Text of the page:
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Wits Physiotherapy Movement Analysis Laboratory

The Wits Physiotherapy Movement Analysis Laboratory, Movement Lab in short, supports a wide range of research-related programmes for the biomechanical, kinematic and kinetic analysis of human movement.


Analyses of low back injury in tennis players, of joint angles and the activity of muscles during balance tests, of muscle activity in soccer players with and without a history of hamstring injury and of running biomechanics and injuries, are amongst the wide variety of applied movement analysis projects that are currently being conducted in the Movement Lab. Investigations into the kinematic factors associated with injury in musicians and validity testing of the Functional Movement Screen (FMS) are other noteworthy projects.

Research projects that have previously been conducted include an assessment of the biomechanical characteristics of backward walking, investigations into the intrinsic factors associated with low back pain in physiotherapy students and the prevention of injuries in cricket fast bowlers. Analyses of golf swing kinematics and the effect of kinesio-taping, of golf swing kinematics and the associated muscle activation, as well as of the dorsiflexion range of movement and hip kinematics, and centre of mass in ballet dancing also featured in earlier research projects conducted by the Movement Lab.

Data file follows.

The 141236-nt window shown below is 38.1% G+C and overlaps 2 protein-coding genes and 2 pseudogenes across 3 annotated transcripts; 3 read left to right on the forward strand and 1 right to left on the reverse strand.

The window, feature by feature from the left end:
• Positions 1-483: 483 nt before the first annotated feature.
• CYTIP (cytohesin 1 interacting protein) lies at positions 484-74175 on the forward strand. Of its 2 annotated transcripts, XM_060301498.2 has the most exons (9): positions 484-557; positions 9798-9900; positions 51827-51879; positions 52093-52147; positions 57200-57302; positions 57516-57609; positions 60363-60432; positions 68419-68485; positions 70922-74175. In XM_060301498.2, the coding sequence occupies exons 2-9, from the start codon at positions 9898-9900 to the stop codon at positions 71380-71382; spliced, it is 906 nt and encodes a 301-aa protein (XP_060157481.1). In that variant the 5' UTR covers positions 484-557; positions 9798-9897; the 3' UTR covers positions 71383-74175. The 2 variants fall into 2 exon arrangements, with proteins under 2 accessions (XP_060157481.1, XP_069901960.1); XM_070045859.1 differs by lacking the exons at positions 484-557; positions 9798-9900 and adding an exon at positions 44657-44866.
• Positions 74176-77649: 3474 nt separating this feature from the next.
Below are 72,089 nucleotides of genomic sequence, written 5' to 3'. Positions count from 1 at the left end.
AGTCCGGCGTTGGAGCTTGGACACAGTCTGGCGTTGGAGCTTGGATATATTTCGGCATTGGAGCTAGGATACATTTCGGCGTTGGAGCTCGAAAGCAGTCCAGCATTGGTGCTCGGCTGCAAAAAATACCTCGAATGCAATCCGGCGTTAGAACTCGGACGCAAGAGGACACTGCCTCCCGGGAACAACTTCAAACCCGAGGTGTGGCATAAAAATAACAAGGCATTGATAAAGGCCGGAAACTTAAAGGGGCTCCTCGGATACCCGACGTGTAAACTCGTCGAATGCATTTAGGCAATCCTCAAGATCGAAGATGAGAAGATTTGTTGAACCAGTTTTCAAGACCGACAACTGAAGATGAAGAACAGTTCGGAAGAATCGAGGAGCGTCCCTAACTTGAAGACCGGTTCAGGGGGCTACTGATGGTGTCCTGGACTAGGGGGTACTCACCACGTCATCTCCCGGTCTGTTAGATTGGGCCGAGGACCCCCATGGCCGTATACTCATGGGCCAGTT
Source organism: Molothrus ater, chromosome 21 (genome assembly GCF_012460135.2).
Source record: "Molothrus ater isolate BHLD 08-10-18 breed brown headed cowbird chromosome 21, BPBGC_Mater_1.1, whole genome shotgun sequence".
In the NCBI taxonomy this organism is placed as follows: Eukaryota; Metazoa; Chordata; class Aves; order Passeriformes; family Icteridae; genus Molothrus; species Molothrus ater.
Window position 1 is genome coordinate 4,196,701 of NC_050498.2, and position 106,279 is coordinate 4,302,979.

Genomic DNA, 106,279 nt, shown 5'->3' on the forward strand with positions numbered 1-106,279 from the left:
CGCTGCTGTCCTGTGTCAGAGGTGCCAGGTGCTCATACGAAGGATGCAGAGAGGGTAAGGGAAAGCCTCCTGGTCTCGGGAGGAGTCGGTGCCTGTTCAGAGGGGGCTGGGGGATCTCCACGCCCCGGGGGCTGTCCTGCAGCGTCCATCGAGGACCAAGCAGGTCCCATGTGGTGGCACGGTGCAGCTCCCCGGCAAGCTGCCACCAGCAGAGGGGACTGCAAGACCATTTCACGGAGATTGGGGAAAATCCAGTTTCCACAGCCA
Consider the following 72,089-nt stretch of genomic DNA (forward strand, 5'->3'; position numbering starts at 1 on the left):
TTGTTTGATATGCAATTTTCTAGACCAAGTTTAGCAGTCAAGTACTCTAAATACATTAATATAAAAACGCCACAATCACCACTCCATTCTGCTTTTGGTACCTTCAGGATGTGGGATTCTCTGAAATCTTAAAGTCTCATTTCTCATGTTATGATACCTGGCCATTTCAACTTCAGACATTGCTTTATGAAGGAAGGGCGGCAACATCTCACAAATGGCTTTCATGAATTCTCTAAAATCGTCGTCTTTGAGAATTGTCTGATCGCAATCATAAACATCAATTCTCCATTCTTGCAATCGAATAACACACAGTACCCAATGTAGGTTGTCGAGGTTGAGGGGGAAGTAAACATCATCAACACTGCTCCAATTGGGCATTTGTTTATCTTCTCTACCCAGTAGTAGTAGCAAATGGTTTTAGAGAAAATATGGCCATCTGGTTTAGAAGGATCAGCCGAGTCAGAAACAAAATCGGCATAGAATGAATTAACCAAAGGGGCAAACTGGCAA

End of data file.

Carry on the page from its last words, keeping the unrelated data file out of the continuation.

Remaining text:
Amongst other innovative research equipment, the Movement Lab houses equipment such as a 12 camera kinematic analysis system, a pressure plate walkway, a 2D electrogoniometer, inclinometers, a Bioharness system®, a Flexchair®, a rehabilitative diagnostic ultrasound unit, a wireless electromygraphy (EMG) system, as well as an Xsens® inertial sensor system.


The vision of the Movement Lab is to prevent and remediate physical impairments, activity limitations, and participation restrictions through research into the analysis of human movement. The team strives towards extending the body of information pertaining to both basic and applied science that ultimately has an impact on, and translates into change in real-life situations within the South African context and beyond.

The Movement Lab is being coordinated by Dr Natalie Benjamin-Damons, 

Ballerina 1 de-identified

Ankle df study 1 de-identified